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Tuesday, April 23, 2024

How college students can support local farmers in the winter

The Dane County Farmers’ Market, the largest producer-only farmers’ market in the United States, has been a Saturday tradition in Madison since 1972. Shoppers flood the market on the Capitol Square in the spring, summer and fall, savoring fresh, in-season and local produce. 

Many college students struggle with affording and finding the time to buy local products. Typical grocery stores like Target and online retailers like Amazon are convenient and have expansive product selections. But, they fail to offer the benefits of shopping locally, including knowing where your food comes from, being environmentally sustainable and, most importantly, supporting local farmers. 

For students at the University of Wisconsin-Madison, going to the farmers’ market is a budget-friendly, accessible and fun way to shop locally. But as the Capitol stands in silence during the long, cold winter months, are there ways students can still buy local products? The answer is yes. 

1. There are farmers' markets in the winter! 

From January until the weather is warm again in April, about 40 Dane County Farmers’ Market producers gather at the Late Winter Market. The market takes place at Garver Feed Mill on Saturdays from 8 a.m. to 12 p.m. You will find seasonal Wisconsin-grown ingredients such as kale, winter squash and apples, as well as bakery items and, of course, cheeses. 

During the holiday season in November and December, the Monona Terrace also hosts the Holiday Market, where you can also find locally produced items. 

2. Take a bus and go to a grocery cooperative

All UW-Madison students are part of the Associated Students of Madison (ASM) Bus Pass program, meaning you can catch any Madison Metro bus for free. Co-ops are off campus, but with the bus pass, they are accessible.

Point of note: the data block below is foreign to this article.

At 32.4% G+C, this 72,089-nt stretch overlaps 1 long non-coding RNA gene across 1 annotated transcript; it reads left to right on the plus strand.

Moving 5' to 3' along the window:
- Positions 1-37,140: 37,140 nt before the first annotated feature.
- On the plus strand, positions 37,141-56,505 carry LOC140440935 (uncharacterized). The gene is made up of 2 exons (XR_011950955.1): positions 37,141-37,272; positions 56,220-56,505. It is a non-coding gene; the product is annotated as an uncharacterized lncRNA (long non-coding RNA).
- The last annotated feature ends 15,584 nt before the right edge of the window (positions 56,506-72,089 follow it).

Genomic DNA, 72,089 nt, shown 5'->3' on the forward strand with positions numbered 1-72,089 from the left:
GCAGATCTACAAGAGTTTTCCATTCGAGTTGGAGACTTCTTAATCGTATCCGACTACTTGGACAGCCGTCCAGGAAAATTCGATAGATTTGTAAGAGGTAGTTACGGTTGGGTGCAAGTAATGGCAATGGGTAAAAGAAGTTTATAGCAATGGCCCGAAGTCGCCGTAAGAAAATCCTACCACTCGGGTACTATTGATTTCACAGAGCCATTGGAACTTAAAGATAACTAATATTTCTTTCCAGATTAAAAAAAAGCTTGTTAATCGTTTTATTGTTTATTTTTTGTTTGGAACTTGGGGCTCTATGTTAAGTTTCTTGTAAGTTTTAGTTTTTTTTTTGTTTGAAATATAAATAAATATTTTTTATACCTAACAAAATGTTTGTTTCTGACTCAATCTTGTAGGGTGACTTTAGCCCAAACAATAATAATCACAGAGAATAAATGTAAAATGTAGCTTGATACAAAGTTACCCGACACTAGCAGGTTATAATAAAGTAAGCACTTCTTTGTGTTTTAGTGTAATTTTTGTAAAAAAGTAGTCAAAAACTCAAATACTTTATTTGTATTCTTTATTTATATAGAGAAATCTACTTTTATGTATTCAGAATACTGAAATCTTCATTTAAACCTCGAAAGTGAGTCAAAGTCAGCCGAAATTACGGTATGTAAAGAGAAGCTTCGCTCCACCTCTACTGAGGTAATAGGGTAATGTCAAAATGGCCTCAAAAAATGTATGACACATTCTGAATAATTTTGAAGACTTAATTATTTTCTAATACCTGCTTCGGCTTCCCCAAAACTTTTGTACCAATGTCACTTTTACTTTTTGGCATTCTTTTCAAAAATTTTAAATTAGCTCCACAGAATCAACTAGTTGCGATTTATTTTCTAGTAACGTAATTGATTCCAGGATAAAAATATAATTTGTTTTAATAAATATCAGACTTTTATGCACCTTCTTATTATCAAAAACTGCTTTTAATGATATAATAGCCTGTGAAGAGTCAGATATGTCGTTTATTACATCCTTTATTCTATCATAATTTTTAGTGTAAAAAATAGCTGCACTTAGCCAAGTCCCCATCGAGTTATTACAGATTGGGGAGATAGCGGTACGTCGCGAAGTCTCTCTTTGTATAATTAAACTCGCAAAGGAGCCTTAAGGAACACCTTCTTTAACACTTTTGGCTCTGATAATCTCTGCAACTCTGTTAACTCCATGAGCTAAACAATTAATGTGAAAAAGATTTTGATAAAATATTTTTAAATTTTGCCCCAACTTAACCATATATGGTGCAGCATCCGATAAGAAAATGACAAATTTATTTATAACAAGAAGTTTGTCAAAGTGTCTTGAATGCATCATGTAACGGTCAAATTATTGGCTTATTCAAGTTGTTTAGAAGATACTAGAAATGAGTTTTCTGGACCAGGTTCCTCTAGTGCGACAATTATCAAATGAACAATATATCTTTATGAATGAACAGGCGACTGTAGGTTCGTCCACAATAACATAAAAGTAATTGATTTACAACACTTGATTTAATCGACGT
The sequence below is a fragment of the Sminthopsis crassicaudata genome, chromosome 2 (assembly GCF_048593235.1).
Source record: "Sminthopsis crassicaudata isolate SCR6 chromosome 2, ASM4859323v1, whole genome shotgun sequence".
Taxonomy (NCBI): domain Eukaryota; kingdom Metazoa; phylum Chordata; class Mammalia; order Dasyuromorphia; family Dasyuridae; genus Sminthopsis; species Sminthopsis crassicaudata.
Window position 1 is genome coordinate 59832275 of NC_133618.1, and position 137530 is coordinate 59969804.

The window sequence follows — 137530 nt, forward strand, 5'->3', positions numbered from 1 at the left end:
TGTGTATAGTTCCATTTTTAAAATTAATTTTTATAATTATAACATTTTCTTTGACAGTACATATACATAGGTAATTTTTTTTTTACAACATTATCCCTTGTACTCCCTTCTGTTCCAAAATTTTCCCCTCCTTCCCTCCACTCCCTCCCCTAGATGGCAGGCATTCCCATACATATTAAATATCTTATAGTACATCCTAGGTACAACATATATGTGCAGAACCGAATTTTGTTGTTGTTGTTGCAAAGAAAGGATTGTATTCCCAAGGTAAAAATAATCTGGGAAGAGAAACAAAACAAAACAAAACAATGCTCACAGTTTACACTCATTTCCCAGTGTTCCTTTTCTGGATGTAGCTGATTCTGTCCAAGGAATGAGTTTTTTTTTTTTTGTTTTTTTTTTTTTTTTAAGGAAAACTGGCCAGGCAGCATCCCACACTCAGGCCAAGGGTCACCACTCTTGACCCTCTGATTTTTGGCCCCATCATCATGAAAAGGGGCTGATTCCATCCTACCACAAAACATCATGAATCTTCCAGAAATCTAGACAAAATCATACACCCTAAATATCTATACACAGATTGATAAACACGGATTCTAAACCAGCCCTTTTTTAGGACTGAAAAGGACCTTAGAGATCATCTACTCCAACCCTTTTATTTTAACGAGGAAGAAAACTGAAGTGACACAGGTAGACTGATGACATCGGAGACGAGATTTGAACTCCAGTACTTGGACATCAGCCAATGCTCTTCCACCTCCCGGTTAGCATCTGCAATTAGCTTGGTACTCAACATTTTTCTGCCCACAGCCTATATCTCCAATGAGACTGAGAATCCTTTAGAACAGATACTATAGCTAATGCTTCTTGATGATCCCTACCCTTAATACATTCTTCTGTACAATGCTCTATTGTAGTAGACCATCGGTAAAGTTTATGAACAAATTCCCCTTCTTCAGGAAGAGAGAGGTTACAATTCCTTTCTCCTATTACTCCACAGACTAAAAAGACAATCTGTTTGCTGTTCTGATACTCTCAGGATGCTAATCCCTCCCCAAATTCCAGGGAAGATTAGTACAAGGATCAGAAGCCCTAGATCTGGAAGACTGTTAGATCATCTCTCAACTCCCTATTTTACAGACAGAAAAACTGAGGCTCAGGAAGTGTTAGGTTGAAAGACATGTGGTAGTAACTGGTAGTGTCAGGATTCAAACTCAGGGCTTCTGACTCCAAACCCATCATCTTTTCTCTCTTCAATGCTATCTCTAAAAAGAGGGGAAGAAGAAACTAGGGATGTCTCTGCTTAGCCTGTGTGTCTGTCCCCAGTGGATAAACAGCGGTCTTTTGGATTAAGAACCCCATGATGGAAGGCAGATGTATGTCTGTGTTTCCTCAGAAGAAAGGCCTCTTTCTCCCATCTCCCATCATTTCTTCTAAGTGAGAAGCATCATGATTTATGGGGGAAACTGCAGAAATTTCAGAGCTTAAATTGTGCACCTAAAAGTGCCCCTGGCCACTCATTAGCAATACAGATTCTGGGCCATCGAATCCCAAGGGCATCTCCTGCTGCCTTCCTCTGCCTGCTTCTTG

A co-op is an independent grocery store owned by community members and shoppers. The owners participate in decisions such as choosing what foods are on the shelves and determining how much the employees are compensated. Since co-ops are rooted in the local communities they serve, you can find more local and sustainable products than you would at a conventional grocery store. 

Willy Street Co-op is one of the grocery cooperatives in Madison with three stores. Almost all items at the store are displayed with a brief explanation of where they came from and how they were produced. 

3. Follow your local farms on social media

Stay connected with local farmers on social media. You can learn about the projects they work on during the cold months and gain knowledge about what it’s like to be a farmer. 

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Here are some accounts you can follow: 

  • @unconventional_acres : Unconventional Acres is a woman-owned farm that sells beef, pork and free range eggs. On their Instagram, they share photos of the animals and their life on the farm. 
  • @vitruvian farms : Vitruvian farms grow organic vegetables and mushrooms that are harvested, washed and delivered within a day. They share photos and videos of their organic sustainable farming practices on their Instagram. 
  • @chrisandlorisbakehouse : If you have been to the Dane County Farmers’ Market, you probably had Chris and Lori’s Bakehouse’s scones. Make sure to follow them so you won’t miss the first batch of the farmers’ market season! 
  • @danecofm : Follow the Dane County Farmers’ Market’s Instagram to stay up to date with their upcoming markets! 

Even though supporting your local farmers may be a little harder during the winter months, there are still many ways to get out there and shop local.

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